Soaring on Simplicity
For direct mail copywriting and creative team Paul E. Barry and Rosalie G. Barry, the objective set forth by the Air Force Association in 1997 was a simple one: Craft a membership appeal to sell accident insurance to a decidedly military audience.
The Barrys knew from prior experience in mailing to this demographic that a straightforward solicitation devoid of bells and whistles would win out over more elaborate package concepts. And since the husband-wife tandem maintains a penchant for personalization, they opted to intersperse the recipient’s name, military title, address, official membership number and response deadline date throughout the mailing — a decision that would earn them a seven-year control. The package mails twice a year to organization members who care about aerospace power and a strong national defense: 100,000 in September and 20,000 in January.
About the package
“To address this membership, those packages that are successful tend to be plain and simple,” affirms Rosalie Barry, one-half of Marlton, N.J.-based direct-marketing specialist firm Chelsea Court. “We had seen direct mail kits with flashy, expensive, colorful brochures that just didn’t work. This audience tends to respond best to bland, official-looking mailings. Our outer [envelope] really smacks of that.”
The No. 10 carrier-envelope effort includes a two-page letter, reply form, two buckslips that outline the benefits of the insurance package and a BRE that makes response easy. For the outer, the Barrys featured two lines of teaser copy in blue typeface and one in red typeface: “Membership Benefit Notification”; “Non-transferable Dated Material ... Please Respond By Closing Date Inside”; and “Eligible for New Higher Benefits,” with a red arrow pointing downward to the addressee information seen through the poly window. Displayed just above the first line of copy is a small blue AFA crest, the only graphic image on the white outer.
When the package first launched in ‘97, the outer envelope looked remarkably similar to the one AFA currently is mailing, save for black typeface and a fourth line of copy. For AFA’s initial drop, the Barrys tagged on an official-sounding blurb: Communication Inside For Addressee Only. No Other Individual Permitted To Open Or Take Possession Of These Contents!
The letter is another package element that hardly has changed since ‘97. Earlier versions of the letter featured a longer lead, but for this installment, the Barrys get right to business: It is a pleasure to announce that our popular Multi-Benefit Accident Plan now pays higher benefits than ever before!
Directly below, the Barrys present a block of personalized copy in bold typeface to grab the prospect’s attention: It pays the beneficiary of Maj Gen John Sample up to $250,000 in the event of your accidental death! ...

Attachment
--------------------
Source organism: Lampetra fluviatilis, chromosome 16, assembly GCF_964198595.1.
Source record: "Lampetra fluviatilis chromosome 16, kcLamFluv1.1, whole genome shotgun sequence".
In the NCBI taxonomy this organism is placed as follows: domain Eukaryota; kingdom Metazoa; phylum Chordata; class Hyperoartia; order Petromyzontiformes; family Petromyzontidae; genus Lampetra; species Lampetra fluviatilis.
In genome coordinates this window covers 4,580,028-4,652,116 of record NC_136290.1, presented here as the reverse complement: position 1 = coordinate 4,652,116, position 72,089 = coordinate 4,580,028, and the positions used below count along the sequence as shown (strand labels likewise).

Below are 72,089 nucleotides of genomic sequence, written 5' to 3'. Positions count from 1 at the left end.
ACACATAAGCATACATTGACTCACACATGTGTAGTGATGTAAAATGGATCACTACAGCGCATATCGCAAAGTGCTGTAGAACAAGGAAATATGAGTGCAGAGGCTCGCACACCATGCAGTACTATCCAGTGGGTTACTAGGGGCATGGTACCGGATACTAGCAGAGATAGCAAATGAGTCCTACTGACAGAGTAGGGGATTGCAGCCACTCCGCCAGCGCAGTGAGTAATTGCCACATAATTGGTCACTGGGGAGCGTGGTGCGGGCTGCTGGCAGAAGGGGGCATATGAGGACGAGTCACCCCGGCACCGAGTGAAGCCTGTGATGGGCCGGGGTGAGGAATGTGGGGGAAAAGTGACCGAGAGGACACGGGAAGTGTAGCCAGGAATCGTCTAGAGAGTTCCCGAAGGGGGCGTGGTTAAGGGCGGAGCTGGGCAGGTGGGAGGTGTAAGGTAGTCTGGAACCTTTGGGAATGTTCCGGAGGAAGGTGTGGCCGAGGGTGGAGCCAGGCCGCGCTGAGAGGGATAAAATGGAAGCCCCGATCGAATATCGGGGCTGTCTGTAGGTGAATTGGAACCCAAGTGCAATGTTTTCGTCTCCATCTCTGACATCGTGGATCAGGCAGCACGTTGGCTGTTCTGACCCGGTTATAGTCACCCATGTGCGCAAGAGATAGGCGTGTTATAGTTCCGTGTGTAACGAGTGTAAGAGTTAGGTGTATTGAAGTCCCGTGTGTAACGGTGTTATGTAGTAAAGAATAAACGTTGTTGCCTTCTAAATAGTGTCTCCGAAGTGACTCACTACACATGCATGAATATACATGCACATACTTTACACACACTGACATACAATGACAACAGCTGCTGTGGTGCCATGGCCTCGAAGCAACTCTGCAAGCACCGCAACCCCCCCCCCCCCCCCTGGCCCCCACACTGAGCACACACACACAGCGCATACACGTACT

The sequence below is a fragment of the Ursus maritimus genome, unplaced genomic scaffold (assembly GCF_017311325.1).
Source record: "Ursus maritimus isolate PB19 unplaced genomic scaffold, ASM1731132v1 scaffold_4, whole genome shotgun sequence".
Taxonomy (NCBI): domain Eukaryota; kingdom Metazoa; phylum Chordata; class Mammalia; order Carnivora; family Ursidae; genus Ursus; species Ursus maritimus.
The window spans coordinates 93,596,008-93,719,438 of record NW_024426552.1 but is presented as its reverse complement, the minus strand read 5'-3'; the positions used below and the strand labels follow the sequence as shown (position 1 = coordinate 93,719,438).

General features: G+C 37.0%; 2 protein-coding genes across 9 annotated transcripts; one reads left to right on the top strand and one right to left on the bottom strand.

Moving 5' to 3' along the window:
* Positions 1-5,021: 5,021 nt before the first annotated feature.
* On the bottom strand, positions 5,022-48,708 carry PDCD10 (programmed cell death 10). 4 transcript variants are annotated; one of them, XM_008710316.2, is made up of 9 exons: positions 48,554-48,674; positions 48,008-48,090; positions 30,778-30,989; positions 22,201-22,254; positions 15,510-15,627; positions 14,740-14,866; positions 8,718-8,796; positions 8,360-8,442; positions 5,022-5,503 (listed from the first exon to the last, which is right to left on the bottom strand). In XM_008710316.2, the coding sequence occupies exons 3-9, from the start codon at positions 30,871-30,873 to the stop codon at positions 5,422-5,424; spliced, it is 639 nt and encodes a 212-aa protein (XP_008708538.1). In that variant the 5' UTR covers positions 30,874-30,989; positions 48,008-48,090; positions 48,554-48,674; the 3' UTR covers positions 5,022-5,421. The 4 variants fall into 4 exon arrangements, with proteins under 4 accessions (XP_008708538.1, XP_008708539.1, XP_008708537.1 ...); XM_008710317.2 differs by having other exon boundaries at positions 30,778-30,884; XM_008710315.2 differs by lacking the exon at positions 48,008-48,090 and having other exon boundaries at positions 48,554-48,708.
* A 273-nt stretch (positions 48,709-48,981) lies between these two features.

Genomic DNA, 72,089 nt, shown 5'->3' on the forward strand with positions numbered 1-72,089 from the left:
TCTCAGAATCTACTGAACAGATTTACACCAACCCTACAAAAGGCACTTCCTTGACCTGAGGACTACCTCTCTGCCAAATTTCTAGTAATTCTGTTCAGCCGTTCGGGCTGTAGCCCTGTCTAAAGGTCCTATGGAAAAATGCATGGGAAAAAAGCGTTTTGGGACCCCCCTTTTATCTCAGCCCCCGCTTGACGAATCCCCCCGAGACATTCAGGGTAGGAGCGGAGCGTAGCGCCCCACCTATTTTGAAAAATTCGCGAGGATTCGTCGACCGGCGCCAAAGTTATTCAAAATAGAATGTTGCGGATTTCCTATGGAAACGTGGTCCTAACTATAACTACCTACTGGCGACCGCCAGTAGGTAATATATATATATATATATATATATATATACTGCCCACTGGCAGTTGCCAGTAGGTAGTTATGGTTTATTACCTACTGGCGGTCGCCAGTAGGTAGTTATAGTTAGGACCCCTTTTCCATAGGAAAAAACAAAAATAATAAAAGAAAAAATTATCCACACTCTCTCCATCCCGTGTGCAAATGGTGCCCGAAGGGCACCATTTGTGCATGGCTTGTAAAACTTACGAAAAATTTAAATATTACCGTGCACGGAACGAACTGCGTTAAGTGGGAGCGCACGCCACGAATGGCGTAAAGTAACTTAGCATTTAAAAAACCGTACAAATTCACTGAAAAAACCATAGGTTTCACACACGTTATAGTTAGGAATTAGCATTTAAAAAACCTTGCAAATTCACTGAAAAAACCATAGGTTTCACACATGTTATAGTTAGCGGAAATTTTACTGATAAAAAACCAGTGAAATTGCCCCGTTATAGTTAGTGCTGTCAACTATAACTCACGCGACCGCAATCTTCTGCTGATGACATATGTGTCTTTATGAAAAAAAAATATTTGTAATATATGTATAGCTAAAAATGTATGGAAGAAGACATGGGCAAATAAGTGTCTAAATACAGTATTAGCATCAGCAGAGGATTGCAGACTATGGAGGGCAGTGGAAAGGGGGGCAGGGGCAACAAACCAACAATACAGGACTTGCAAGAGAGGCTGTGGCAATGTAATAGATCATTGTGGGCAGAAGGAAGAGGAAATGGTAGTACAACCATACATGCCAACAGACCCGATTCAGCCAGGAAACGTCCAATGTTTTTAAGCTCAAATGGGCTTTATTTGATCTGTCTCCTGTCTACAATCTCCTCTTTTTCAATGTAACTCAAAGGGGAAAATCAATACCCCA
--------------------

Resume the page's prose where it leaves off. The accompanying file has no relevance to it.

Personalizing the package was relatively painless to facilitate, says Rosalie, due to the nature of the product.
“If we were selling a life insurance plan, the materials would read something like: ‘Dear Captain Sample, at your present age of 45, you are eligible for $100,000 of insurance at a rate of $55 a month,’” she says. “For this package, AFA is extending a much simpler insurance product, where the rate doesn’t change based on a member’s age.”
Personalization pays off
According to Paul Barry, the cost to produce the package was quite low because the letter, order form and buckslips were lasered on the same continuous form, thereby justifying the use of personalization. The individual elements were spliced apart and inserted into the envelopes.
The first of the 33⁄4-inch-by-81⁄2- inch buckslips details the prospect’s schedule of benefit payments for three possible insurance plans. The second features a summary of features and premiums and is presented vertically, with two light-blue boxes at the top that contain recipients’ personal information.
“As you know with insurance, you always have a fair amount of exclusions and technical information to communicate,” Paul says. “And the extra two pieces were helpful in doing that without incurring the costs of an expensive brochure that we already knew wouldn’t fly with this audience.”
The Barrys employed a unique, four-digit response code on the lower left-hand corner of the reply form to help the organization sort returns. With each response, AFA easily can discern what type of member replied: age, year joined, second solicitation received this year, etc.
With so many personalized variables to account for throughout the piece, the Barrys went to great lengths to assure database integrity. When the package first launched, for example, AFA did not have a salutation field in the database.
The complexity of some compound military titles could potentially have created gaffes if the data lacked accuracy. For the purposes of this effort, titles appear as “Lt Col” and “Maj Gen,” for example. But as Paul cautions, “You better not address a Lieutenant Colonel as ‘Lt’ or a Major General as ‘Maj.’ That is a real sensitivity of this audience.”